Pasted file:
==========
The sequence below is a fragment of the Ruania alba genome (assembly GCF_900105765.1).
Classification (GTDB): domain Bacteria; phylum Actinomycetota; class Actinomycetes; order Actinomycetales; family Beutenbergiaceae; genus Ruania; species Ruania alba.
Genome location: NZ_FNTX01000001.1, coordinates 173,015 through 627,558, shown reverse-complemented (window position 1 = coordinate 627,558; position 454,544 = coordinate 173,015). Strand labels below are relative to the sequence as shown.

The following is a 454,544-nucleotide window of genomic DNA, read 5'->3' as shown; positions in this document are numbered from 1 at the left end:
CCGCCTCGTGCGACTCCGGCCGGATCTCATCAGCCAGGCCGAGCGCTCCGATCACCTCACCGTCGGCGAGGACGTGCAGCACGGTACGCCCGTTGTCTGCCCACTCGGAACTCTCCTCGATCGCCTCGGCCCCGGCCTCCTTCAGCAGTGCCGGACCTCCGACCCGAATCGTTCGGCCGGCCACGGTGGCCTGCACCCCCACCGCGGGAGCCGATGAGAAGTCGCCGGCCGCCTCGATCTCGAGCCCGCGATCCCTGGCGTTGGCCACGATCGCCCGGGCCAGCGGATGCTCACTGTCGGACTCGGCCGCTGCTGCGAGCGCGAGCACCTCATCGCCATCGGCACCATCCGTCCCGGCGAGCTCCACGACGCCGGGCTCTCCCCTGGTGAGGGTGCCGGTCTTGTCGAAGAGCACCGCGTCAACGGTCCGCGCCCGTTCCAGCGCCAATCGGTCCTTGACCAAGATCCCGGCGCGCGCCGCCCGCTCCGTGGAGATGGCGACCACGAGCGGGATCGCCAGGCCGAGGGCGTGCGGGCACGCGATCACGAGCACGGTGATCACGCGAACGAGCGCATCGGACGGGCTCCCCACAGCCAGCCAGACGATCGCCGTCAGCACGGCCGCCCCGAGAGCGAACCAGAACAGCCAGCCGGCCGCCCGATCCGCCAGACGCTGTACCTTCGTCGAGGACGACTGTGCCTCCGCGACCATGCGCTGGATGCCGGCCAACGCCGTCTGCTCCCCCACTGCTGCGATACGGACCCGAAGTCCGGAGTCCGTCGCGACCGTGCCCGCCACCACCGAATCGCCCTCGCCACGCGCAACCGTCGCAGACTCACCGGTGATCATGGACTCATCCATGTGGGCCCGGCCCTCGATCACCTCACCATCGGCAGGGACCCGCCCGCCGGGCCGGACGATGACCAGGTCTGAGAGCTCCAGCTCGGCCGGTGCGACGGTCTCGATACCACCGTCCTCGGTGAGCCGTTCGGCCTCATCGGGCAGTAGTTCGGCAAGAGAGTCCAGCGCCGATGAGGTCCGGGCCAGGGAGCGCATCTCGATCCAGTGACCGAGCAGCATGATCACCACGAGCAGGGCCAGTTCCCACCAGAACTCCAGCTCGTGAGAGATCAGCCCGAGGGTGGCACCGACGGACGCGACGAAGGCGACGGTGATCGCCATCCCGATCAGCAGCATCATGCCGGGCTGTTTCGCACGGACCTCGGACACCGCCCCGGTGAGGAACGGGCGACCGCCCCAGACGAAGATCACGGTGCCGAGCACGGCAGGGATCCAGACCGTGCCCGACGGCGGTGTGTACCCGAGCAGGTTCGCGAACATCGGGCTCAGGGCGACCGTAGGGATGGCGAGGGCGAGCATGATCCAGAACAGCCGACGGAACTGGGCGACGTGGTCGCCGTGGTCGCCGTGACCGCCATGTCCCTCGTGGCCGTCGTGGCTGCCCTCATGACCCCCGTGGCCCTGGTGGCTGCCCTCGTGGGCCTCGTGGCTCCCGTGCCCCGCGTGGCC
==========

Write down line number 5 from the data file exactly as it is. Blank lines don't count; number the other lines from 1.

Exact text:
CCGCCTCGTGCGACTCCGGCCGGATCTCATCAGCCAGGCCGAGCGCTCCGATCACCTCACCGTCGGCGAGGACGTGCAGCACGGTACGCCCGTTGTCTGCCCACTCGGAACTCTCCTCGATCGCCTCGGCCCCGGCCTCCTTCAGCAGTGCCGGACCTCCGACCCGAATCGTTCGGCCGGCCACGGTGGCCTGCACCCCCACCGCGGGAGCCGATGAGAAGTCGCCGGCCGCCTCGATCTCGAGCCCGCGATCCCTGGCGTTGGCCACGATCGCCCGGGCCAGCGGATGCTCACTGTCGGACTCGGCCGCTGCTGCGAGCGCGAGCACCTCATCGCCATCGGCACCATCCGTCCCGGCGAGCTCCACGACGCCGGGCTCTCCCCTGGTGAGGGTGCCGGTCTTGTCGAAGAGCACCGCGTCAACGGTCCGCGCCCGTTCCAGCGCCAATCGGTCCTTGACCAAGATCCCGGCGCGCGCCGCCCGCTCCGTGGAGATGGCGACCACGAGCGGGATCGCCAGGCCGAGGGCGTGCGGGCACGCGATCACGAGCACGGTGATCACGCGAACGAGCGCATCGGACGGGCTCCCCACAGCCAGCCAGACGATCGCCGTCAGCACGGCCGCCCCGAGAGCGAACCAGAACAGCCAGCCGGCCGCCCGATCCGCCAGACGCTGTACCTTCGTCGAGGACGACTGTGCCTCCGCGACCATGCGCTGGATGCCGGCCAACGCCGTCTGCTCCCCCACTGCTGCGATACGGACCCGAAGTCCGGAGTCCGTCGCGACCGTGCCCGCCACCACCGAATCGCCCTCGCCACGCGCAACCGTCGCAGACTCACCGGTGATCATGGACTCATCCATGTGGGCCCGGCCCTCGATCACCTCACCATCGGCAGGGACCCGCCCGCCGGGCCGGACGATGACCAGGTCTGAGAGCTCCAGCTCGGCCGGTGCGACGGTCTCGATACCACCGTCCTCGGTGAGCCGTTCGGCCTCATCGGGCAGTAGTTCGGCAAGAGAGTCCAGCGCCGATGAGGTCCGGGCCAGGGAGCGCATCTCGATCCAGTGACCGAGCAGCATGATCACCACGAGCAGGGCCAGTTCCCACCAGAACTCCAGCTCGTGAGAGATCAGCCCGAGGGTGGCACCGACGGACGCGACGAAGGCGACGGTGATCGCCATCCCGATCAGCAGCATCATGCCGGGCTGTTTCGCACGGACCTCGGACACCGCCCCGGTGAGGAACGGGCGACCGCCCCAGACGAAGATCACGGTGCCGAGCACGGCAGGGATCCAGACCGTGCCCGACGGCGGTGTGTACCCGAGCAGGTTCGCGAACATCGGGCTCAGGGCGACCGTAGGGATGGCGAGGGCGAGCATGATCCAGAACAGCCGACGGAACTGGGCGACGTGGTCGCCGTGGTCGCCGTGACCGCCATGTCCCTCGTGGCCGTCGTGGCTGCCCTCATGACCCCCGTGGCCCTGGTGGCTGCCCTCGTGGGCCTCGTGGCTCCCGTGCCCCGCGTGGCC